All or Nothing the Mod Musical
Book by Carol Harrison, music and lyrics by The Small Faces
Rock 'n' Roll Productions
From 06 February 2018 to 11 March 2018
Review by Philip Fisher
If the writers of musicals are to be believed, the trajectory of almost every pop band that made it big in the 1960s followed exactly the same pattern. The plot underpinning All or Nothing could almost be swapped with that of Sunny Afternoon, allowing that this new show depicts the rollercoaster ride of The Small Faces rather than The Kinks.
The evening, which opens as the band breaks up almost exactly 50 years ago, stretches to around 2¾ hours and is narrated by Chris Simmons embodying the older incarnation of the band’s wild leader Steve Marriott. The tall tales that he tells frequently seem literally incredible but the journey of a young man from East London in love with R&B might not be so far from the truth.
Samuel Pope plays the younger Marriott, a troublemaker from schooldays who drives his poor mum, played by the show’s book writer Carol Harrison, to distraction on a regular basis.
This is the kind of youngster who would normally expect to end up in a dead-end job if he’s lucky or gaol if he isn’t. Instead, following his passion for music and helpfully falling over fellow addicts of the art form Kenney Jones and Ronnie Lane (respectively Stefan Edwards and Stanton Wright) at an early age, he formed a band.
Before too long, the requisite falling out means that the original, talentless keyboard player is replaced by Alexander Gold as Ian McLagan, after which the four-piece band was complete.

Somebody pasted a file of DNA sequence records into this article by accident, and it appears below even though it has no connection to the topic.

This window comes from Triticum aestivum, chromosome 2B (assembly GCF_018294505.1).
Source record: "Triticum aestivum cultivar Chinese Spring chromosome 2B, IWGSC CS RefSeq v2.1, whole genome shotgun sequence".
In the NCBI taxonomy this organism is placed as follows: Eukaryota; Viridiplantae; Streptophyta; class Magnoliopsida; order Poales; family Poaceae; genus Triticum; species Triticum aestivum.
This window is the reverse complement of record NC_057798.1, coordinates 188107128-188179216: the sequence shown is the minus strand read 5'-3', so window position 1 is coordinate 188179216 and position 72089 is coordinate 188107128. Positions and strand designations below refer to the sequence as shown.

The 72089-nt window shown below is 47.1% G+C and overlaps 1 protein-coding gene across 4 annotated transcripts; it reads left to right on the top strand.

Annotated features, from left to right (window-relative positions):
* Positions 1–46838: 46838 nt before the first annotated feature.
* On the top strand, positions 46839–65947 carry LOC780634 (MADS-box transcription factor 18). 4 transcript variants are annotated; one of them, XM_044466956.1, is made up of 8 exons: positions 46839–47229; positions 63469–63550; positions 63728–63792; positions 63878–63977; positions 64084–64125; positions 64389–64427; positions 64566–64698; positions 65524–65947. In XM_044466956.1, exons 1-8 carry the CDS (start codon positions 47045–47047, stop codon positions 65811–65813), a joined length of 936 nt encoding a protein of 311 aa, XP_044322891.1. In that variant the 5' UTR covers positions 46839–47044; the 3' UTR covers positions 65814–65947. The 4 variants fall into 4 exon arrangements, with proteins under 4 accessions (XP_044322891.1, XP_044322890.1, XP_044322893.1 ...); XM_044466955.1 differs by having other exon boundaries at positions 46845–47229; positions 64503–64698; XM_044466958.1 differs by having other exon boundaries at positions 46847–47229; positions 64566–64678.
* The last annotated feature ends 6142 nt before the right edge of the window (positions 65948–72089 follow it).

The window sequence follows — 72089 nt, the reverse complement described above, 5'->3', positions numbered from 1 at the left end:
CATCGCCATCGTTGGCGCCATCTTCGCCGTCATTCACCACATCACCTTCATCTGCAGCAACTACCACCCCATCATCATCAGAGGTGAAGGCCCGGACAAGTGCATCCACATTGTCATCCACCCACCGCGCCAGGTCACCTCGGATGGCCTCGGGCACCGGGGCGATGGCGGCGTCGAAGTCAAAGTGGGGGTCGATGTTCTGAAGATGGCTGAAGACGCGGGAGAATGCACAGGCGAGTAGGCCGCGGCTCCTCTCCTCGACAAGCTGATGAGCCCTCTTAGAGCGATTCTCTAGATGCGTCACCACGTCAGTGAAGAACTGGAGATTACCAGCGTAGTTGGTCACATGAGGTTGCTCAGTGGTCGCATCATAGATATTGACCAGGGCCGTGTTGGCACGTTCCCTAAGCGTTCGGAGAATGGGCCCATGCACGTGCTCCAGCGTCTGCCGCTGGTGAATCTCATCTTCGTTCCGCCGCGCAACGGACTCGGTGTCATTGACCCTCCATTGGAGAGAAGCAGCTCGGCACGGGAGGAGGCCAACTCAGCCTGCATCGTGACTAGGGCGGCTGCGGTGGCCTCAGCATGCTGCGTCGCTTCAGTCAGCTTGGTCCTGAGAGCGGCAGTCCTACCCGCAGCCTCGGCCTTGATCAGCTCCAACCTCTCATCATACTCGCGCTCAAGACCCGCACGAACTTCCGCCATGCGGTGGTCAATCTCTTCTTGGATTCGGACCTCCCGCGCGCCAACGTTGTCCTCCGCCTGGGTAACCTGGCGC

Their love of the blues influenced early songs but it was a meeting with the man who would become their manager, Russell Floyd’s Don Arden, that made the difference. While he and successive managements ripped the boys off something rotten, they did at least steer them in the direction of stardom. In Arden’s case, he introduced them to writers who knew how to pen a pop hit such as “Sha La La La Lee”, which duly projected the boys towards fame and fortune, although the latter almost exclusively accrued to Arden and his successors.
Along the way, pushy Mum sticks her oar in far too often, girls periodically come and go, one of them Karis Anderson in the role of P P Arnold revealing a lovely singing voice in a brief cameo.
Star names also drift in and out, perhaps the most telling being Rod Stewart who lost his girl to Marriott but subsequently stole his place in the band in return, the drink and drugs having eventually led to an inevitable series of fights and separation.
There is clearly a big budget behind this transfer, meaning that the trio of dancing girls are excellently choreographed by Cameron Hall, while the period set and innumerable costumes take us back to the period almost as surely as hit songs that included “Itchycoo Park”, “Lazy Sunday” and, inevitably, “All or Nothing”. The band is comprised of talented musicians who give their all, led by Samuel Pope whose acting is competent and singing exceptional.
The weakness of this production lies in a book that has a tendency towards being pedestrian and clichéd, seeking cheap laughs whenever the opportunity arises and never convincing viewers that they are watching history re-enacted on stage.
However, the main attraction of jukebox musicals is always likely to be the song and dance and, on that measure, All or Nothing will be a success as long as it can find enough ageing mods keen to relive their misspent youths.